On Friday, the great and the good of UC Berkeley unveiled the newly renovated Memorial Stadium, the result of more than 30 years of planning, $321 million in pledged funding, many feats of seismic engineering, and 21 months of construction.
Cal fans might describe Eric Gellerman as a hero. Gellerman is a wood aficionado who owns Berkeley’s salvaged wood furniture store, The Wooden Duck. A few weeks ago, he discovered that all the bleachers that had been torn out of Memorial Stadium as part of its major retrofit were sitting in a warehouse in Oakland bound for an uncertain future in Mexico.
Those of you who take Berkeley’s Piedmont Avenue regularly to get from A to B will be delighted to have seen that the northbound lane has reopened — and it’s much enhanced since it was closed off to enable the construction work being undertaken at Cal Memorial Stadium.
On Tuesday, a giant mobile crane lifted the final section of the 300-foot long press-box frame into place at the Cal Memorial Stadium — a significant step in the $321 million renovation project that is scheduled to be completed 11 months from now, in time for the first game of the fall 2012 season.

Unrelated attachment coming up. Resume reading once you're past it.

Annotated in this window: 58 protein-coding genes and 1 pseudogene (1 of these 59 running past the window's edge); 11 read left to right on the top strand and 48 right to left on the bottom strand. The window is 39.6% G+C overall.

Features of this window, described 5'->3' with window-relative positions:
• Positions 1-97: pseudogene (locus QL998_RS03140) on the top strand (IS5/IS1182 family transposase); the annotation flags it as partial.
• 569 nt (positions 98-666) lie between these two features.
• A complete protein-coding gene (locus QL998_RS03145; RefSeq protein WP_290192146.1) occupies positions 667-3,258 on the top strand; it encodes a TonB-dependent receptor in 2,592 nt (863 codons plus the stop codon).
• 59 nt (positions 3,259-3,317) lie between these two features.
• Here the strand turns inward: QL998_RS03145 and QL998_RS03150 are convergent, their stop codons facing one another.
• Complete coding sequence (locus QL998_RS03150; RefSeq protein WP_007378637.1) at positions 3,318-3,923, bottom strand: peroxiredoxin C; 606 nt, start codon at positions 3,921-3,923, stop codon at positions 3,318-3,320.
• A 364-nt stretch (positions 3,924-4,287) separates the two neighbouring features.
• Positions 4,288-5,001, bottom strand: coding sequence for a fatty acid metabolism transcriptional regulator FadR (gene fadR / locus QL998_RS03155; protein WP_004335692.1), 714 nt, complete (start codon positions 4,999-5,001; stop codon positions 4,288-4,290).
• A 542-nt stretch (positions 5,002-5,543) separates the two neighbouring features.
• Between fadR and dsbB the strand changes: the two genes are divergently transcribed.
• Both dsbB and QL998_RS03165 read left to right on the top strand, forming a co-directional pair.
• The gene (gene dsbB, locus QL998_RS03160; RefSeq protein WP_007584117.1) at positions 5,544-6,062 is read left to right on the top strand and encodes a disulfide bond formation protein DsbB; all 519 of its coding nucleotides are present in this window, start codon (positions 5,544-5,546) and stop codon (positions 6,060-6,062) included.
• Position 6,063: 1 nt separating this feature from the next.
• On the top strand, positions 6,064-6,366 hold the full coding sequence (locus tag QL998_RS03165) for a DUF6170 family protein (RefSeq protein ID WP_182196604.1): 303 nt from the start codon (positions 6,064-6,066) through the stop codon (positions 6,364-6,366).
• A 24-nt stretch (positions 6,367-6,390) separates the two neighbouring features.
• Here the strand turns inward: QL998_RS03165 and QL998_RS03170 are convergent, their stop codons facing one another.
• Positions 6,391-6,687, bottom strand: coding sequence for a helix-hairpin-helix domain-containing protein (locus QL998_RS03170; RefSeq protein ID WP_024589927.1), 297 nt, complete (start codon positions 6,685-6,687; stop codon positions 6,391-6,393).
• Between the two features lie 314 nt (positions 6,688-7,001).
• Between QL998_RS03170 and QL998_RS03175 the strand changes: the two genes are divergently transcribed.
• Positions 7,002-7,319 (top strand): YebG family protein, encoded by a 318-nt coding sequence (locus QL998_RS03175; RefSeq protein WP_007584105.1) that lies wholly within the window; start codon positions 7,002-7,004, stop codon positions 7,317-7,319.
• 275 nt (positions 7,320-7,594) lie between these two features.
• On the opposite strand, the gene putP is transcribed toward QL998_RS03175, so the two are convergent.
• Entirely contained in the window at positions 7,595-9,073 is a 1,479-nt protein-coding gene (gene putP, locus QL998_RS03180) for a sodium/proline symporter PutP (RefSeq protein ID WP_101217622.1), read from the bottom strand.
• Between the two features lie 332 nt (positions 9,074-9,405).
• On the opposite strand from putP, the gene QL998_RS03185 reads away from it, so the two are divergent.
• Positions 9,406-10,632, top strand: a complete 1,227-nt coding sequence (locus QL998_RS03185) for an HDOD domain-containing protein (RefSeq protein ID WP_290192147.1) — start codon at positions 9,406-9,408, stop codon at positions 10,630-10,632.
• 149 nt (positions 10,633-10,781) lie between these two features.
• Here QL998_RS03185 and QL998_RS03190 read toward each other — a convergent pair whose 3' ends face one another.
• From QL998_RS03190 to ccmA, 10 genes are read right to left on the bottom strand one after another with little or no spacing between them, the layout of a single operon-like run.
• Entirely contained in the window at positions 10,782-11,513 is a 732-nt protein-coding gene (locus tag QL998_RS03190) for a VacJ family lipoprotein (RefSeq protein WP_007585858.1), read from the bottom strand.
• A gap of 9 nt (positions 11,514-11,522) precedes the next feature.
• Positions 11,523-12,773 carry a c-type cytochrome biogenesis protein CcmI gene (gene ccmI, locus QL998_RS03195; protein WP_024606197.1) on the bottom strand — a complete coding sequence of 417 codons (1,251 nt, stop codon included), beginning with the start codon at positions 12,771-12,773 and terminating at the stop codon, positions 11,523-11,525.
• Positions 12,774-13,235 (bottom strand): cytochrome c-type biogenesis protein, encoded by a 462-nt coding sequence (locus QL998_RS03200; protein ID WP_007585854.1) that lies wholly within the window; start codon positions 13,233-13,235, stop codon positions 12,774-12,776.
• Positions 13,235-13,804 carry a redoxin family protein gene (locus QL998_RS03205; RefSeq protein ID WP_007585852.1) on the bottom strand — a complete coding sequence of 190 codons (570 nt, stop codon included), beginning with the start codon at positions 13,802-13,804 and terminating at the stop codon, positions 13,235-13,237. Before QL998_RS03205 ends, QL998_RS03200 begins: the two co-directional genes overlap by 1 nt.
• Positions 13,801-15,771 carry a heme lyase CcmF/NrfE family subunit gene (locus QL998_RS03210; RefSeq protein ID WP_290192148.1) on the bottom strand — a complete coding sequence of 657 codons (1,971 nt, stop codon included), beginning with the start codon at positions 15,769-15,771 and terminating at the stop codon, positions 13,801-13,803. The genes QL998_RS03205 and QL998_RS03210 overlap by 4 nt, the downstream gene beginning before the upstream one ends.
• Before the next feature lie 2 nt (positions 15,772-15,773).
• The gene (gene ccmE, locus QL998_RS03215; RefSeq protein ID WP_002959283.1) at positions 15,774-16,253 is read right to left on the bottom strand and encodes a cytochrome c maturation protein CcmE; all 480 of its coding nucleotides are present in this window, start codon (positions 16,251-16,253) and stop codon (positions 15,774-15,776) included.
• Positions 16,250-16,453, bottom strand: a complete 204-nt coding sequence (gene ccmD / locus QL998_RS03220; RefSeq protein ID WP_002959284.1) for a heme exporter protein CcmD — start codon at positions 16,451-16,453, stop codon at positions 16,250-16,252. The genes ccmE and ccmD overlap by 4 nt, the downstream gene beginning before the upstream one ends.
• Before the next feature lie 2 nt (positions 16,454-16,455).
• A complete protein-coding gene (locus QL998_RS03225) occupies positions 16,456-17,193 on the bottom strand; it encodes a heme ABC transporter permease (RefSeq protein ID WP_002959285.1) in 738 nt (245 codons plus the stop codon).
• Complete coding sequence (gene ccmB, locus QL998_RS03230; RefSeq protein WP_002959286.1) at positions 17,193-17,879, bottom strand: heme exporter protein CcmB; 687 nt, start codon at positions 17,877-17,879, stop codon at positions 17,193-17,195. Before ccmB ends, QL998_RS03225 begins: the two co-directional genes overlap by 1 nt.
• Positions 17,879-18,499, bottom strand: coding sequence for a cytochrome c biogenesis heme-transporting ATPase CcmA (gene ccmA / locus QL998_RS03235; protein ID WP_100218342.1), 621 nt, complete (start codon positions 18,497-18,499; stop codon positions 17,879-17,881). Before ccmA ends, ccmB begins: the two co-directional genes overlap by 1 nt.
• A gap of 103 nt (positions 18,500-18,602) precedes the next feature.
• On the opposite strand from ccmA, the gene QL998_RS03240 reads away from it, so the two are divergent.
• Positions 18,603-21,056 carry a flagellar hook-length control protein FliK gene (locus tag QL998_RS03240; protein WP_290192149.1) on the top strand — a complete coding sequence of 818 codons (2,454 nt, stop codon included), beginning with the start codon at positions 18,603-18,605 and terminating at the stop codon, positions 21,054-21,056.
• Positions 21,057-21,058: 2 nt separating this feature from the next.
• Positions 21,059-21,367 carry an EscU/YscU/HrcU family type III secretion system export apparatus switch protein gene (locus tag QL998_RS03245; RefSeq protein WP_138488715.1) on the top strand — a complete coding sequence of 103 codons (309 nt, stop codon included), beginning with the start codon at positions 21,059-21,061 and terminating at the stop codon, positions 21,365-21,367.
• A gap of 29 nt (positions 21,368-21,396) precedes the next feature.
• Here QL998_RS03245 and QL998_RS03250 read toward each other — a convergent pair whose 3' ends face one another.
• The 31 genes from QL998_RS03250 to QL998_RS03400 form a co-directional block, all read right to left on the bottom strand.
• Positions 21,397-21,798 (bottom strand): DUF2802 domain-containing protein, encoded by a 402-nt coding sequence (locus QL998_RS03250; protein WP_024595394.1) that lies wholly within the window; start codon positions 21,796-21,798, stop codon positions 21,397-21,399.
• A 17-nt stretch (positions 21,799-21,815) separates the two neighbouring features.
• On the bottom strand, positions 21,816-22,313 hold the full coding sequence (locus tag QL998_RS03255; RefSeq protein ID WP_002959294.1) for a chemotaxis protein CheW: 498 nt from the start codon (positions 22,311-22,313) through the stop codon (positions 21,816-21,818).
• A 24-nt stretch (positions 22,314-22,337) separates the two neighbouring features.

In a few weeks, a brand new, 145,000 sq. ft. building will open its doors in Berkeley. Architects, engineers and construction crews have been working on it for almost three years, and the scale of the endeavor cannot be underestimated. However it’s likely you haven’t even spotted this building; and, even when it’s fully operational by the beginning of next year, it will continue to be largely hidden from public view.
By Niclas Ericsson
A couple of weeks ago — darn, how did we miss this? — the BBC touched down by helicopter at California Memorial Stadium to film a segment for the
show Naked EarthBBC series Naked Earth, which is likely to be renamed when it broadcasts in the US to avoid confusion with a National Geographic series.